In this was manifested the love of God toward us, because that God sent His only begotten Son into the world, that we might live through Him. Herein is love, not that we loved God, but that He loved us, and sent His Son to be the propitiation for our sins (1 Jn. 4:9-10).

Now, God does call sinners to know and love Him. He calls sinners by the gospel … the message of Christ’s death as a penal substitute and divine sacrifice for sin. He empowers that gospel message by His own Spirit, so that those who believe, being indwelt by the Spirit, are filled with the very love of God (Rom. 5:5). And yet God does not leave that love without direction or description. God tells us in His Word what love looks like.

Law and Love

Jesus “connected” true love with God’s law when He said that the two greatest commandments of God’s law are “love God with all your heart” and “love your neighbor as yourself.” In fact, He said that all the other commandments, indeed all of prophetic revelation, hang on these two great commandments (Matt. 22:34-40). Or, to put it the other way around, love works itself out in terms of the law of God revealed in all of Scripture.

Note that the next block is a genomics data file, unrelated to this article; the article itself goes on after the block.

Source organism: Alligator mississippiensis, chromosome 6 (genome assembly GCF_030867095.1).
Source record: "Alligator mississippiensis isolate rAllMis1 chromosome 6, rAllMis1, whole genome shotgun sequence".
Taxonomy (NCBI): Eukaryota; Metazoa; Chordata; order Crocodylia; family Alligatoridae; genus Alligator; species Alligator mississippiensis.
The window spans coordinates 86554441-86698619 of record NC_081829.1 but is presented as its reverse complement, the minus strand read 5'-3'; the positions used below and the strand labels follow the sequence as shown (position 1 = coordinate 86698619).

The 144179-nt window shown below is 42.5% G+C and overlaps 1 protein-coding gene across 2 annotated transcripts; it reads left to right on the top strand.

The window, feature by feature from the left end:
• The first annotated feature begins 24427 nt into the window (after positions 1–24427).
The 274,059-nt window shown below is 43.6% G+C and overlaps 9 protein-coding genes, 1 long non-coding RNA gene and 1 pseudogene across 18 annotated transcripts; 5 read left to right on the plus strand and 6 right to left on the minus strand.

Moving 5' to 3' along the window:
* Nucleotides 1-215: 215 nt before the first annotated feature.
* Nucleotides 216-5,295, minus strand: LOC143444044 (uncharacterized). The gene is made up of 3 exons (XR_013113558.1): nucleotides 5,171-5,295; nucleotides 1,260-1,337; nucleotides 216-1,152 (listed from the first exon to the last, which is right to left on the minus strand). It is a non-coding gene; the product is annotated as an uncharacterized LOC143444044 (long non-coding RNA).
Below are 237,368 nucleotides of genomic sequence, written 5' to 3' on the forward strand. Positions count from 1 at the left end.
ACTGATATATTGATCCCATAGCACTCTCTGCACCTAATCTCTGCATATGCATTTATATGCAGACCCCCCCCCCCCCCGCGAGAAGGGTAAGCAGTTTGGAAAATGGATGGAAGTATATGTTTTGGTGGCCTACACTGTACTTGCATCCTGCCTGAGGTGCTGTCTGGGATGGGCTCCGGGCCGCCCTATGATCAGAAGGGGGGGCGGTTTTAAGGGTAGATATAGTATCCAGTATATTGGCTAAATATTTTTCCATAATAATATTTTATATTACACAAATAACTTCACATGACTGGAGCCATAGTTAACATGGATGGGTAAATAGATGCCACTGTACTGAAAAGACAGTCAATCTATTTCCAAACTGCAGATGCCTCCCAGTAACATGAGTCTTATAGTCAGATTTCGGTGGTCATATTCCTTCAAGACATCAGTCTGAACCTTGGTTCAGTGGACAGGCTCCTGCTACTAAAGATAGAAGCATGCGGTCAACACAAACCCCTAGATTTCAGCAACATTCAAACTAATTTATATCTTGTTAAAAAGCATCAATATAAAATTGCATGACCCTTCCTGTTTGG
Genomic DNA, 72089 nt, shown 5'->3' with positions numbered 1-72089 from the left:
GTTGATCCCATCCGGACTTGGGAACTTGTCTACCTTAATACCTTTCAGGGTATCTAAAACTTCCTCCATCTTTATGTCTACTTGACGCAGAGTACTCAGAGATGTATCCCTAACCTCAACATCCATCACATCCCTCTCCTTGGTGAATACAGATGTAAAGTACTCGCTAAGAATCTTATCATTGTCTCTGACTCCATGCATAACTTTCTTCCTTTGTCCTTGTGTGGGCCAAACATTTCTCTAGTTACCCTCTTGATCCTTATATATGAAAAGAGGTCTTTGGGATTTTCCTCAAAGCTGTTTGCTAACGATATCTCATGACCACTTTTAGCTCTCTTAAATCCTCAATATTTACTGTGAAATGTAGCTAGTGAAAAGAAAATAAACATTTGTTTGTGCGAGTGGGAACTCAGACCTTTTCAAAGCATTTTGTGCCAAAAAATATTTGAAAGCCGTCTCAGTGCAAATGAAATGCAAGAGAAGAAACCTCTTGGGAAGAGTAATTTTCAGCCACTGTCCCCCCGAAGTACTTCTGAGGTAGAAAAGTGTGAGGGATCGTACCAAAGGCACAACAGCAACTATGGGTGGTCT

We often have a hard time with this. I know I do. Our culture is relentless in demanding that love always be connected with spontaneity and wild-eyed passion … and almost never with obedience and duty. Think about it. When is the last time you went to a movie or heard a song on the radio that emphasized real love in a biblical sense? Not just that, but how can a two-minute song or a two-hour movie demonstrate what it takes to be married for 40 years? The very structure and nature of our entertainment mediums make this a challenge.